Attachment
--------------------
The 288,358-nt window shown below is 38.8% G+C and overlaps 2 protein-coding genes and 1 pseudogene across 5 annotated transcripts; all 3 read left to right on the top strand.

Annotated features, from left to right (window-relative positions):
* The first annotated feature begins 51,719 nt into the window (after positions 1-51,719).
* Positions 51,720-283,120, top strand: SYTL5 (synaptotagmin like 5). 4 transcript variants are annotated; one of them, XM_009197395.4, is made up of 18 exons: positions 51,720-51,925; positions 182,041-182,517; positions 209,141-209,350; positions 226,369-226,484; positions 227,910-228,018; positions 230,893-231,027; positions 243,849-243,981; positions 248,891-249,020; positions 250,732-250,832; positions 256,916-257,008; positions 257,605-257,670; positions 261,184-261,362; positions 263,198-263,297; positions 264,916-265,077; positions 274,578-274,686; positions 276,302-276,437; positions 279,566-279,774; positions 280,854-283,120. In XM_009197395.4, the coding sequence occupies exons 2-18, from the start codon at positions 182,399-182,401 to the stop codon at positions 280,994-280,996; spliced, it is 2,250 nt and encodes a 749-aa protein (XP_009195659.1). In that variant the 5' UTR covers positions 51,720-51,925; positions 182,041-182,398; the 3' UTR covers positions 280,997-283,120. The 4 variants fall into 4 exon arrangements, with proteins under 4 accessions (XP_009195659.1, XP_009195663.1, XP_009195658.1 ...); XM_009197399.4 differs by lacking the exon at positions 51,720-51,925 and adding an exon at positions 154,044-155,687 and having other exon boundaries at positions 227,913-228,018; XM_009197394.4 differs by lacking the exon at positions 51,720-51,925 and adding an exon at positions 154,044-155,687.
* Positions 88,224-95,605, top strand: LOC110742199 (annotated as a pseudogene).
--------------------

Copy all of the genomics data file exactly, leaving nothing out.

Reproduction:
The 288,358-nt window shown below is 38.8% G+C and overlaps 2 protein-coding genes and 1 pseudogene across 5 annotated transcripts; all 3 read left to right on the top strand.

Annotated features, from left to right (window-relative positions):
* The first annotated feature begins 51,719 nt into the window (after positions 1-51,719).
* Positions 51,720-283,120, top strand: SYTL5 (synaptotagmin like 5). 4 transcript variants are annotated; one of them, XM_009197395.4, is made up of 18 exons: positions 51,720-51,925; positions 182,041-182,517; positions 209,141-209,350; positions 226,369-226,484; positions 227,910-228,018; positions 230,893-231,027; positions 243,849-243,981; positions 248,891-249,020; positions 250,732-250,832; positions 256,916-257,008; positions 257,605-257,670; positions 261,184-261,362; positions 263,198-263,297; positions 264,916-265,077; positions 274,578-274,686; positions 276,302-276,437; positions 279,566-279,774; positions 280,854-283,120. In XM_009197395.4, the coding sequence occupies exons 2-18, from the start codon at positions 182,399-182,401 to the stop codon at positions 280,994-280,996; spliced, it is 2,250 nt and encodes a 749-aa protein (XP_009195659.1). In that variant the 5' UTR covers positions 51,720-51,925; positions 182,041-182,398; the 3' UTR covers positions 280,997-283,120. The 4 variants fall into 4 exon arrangements, with proteins under 4 accessions (XP_009195659.1, XP_009195663.1, XP_009195658.1 ...); XM_009197399.4 differs by lacking the exon at positions 51,720-51,925 and adding an exon at positions 154,044-155,687 and having other exon boundaries at positions 227,913-228,018; XM_009197394.4 differs by lacking the exon at positions 51,720-51,925 and adding an exon at positions 154,044-155,687.
* Positions 88,224-95,605, top strand: LOC110742199 (annotated as a pseudogene).